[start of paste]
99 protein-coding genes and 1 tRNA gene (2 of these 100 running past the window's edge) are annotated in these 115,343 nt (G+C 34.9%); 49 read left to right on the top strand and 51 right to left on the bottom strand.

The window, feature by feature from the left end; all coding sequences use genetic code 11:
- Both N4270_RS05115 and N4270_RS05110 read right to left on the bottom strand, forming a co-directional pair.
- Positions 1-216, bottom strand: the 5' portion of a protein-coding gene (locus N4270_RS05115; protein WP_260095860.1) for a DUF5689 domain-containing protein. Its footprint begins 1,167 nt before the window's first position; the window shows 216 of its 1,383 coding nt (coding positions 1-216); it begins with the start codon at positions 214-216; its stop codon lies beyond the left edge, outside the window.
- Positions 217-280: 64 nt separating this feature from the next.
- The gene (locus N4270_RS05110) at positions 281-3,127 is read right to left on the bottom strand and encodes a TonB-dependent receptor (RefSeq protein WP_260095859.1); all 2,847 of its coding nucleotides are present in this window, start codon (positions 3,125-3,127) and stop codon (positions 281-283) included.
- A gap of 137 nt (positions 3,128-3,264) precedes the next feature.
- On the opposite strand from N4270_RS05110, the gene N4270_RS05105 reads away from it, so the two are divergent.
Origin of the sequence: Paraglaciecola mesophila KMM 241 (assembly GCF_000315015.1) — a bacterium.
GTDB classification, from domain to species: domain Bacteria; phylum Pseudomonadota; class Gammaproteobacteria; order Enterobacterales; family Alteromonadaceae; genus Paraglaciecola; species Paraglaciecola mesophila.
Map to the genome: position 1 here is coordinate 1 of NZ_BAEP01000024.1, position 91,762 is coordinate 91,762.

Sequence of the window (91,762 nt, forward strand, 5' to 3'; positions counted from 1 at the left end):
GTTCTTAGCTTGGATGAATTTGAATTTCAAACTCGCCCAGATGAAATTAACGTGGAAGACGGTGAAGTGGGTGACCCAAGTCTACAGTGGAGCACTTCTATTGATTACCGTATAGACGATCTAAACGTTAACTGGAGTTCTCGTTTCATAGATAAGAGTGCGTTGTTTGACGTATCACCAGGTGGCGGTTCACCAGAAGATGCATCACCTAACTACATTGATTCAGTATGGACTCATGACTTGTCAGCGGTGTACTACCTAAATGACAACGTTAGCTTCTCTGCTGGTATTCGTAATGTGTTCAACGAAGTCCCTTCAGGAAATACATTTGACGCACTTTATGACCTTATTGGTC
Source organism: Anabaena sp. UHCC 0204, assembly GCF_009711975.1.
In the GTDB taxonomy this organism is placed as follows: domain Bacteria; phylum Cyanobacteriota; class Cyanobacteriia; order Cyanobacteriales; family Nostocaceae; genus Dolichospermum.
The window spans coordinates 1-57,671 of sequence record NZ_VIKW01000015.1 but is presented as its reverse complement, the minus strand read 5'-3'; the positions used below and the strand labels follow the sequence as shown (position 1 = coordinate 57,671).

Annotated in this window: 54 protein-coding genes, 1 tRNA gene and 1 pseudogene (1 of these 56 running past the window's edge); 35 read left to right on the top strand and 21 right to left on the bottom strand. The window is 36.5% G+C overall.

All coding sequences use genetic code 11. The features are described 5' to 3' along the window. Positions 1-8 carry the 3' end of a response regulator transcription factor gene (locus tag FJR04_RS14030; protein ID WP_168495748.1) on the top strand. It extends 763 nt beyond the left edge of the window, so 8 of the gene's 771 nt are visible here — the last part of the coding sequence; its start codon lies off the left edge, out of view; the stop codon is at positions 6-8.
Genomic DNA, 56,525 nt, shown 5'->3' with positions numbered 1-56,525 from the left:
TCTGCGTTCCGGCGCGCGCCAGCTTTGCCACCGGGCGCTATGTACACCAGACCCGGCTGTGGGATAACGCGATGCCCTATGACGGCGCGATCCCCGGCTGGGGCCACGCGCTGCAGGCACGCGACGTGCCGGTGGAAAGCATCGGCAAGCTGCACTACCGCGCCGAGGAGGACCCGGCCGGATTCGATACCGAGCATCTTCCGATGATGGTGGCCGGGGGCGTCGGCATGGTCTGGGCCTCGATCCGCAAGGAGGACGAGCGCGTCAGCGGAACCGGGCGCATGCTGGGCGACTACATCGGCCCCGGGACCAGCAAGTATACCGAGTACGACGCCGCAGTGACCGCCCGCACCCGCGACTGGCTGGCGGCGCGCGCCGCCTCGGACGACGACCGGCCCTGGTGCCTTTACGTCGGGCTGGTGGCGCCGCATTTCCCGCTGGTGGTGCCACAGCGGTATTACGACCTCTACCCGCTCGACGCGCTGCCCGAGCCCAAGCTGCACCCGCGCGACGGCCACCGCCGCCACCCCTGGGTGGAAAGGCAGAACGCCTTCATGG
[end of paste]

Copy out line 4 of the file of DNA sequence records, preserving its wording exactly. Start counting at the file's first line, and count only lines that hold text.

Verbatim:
- Positions 1-216, bottom strand: the 5' portion of a protein-coding gene (locus N4270_RS05115; protein WP_260095860.1) for a DUF5689 domain-containing protein. Its footprint begins 1,167 nt before the window's first position; the window shows 216 of its 1,383 coding nt (coding positions 1-216); it begins with the start codon at positions 214-216; its stop codon lies beyond the left edge, outside the window.